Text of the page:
Nobody denies that it would be stupid as well as cruel to blame me for not being taller than I am, or to regard the color of my hair or the qualities of my intellect … as being due principally to my own free choice; these attributes are as they are through no decision of mine. If I extend this category without unit, then whatever is is inevitable … to blame and praise … becomes an absurd activity. If I were convinced that although choices did affect what occurred, yet they were themselves wholly determined by factors not within the individual’s control, I should certainly not regard him as morally praiseworthy or blameworthy.

How could we have stooped and acquiesced to these ideologically and philosophical absurdities which have crept into the Church? The Word of God is to be presented in such a way that “every mouth may be stopped, and all the world may become guilty before God” (Romans 3:19). If I am born with an inability to obey God, then can you conceive of a better excuse for not obeying Him? If I can’t obey God then why should I be disturbed that I’m not obeying Him? Yet the Word of God declares emphatically that all men are without excuse! This indicates that all men are responsible for their own choices, which implies they are free to make their own choices.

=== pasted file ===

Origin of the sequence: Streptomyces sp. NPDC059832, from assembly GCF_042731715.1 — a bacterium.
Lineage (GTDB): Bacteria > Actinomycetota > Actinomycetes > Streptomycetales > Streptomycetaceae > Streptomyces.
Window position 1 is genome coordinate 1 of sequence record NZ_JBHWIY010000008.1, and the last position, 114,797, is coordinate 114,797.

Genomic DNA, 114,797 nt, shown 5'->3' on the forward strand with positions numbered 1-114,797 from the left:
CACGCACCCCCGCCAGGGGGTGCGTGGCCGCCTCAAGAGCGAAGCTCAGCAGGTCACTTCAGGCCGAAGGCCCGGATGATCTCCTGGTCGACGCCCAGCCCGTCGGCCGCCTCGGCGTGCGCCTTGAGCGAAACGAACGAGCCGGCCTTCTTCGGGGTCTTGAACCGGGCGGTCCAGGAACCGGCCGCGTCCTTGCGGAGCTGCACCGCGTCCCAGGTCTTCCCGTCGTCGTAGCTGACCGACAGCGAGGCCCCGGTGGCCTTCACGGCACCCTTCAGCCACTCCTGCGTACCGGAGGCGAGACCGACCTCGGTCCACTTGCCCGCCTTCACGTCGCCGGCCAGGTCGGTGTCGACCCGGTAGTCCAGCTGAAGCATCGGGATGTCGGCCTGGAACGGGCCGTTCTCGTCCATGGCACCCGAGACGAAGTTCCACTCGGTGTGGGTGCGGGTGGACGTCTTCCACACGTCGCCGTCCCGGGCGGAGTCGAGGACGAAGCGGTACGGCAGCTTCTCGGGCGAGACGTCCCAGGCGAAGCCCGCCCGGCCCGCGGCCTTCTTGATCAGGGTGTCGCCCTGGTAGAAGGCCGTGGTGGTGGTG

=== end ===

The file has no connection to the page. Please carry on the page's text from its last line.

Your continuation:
If I was born with an inability to do what God says, how can we justify eternal punishment with the love of God? [5]Gordon C. Olson, Sharing Your Faith, Bible Research Fellowship, Inc.

This dilemma is readily discerned by some, but the great majority try to ease the pressure and present God’s justice by viewing His intention in sending Christ to let all “off the hook” who would respond to His call. The flaw in this argument is that it destroys the aspect of grace (getting something we don’t deserve) in Christ’s advent by virtue of the fact that, according to this position, God was under obligation to send Christ to assure all men a “fair shake.”

The Federal Headship Theory, which we have briefly discussed, is an extremely widespread doctrine which is difficult to explain logically. The important factor, however, is whether or not the Bible will allow the representational theory of transmission of sin. Let’s look.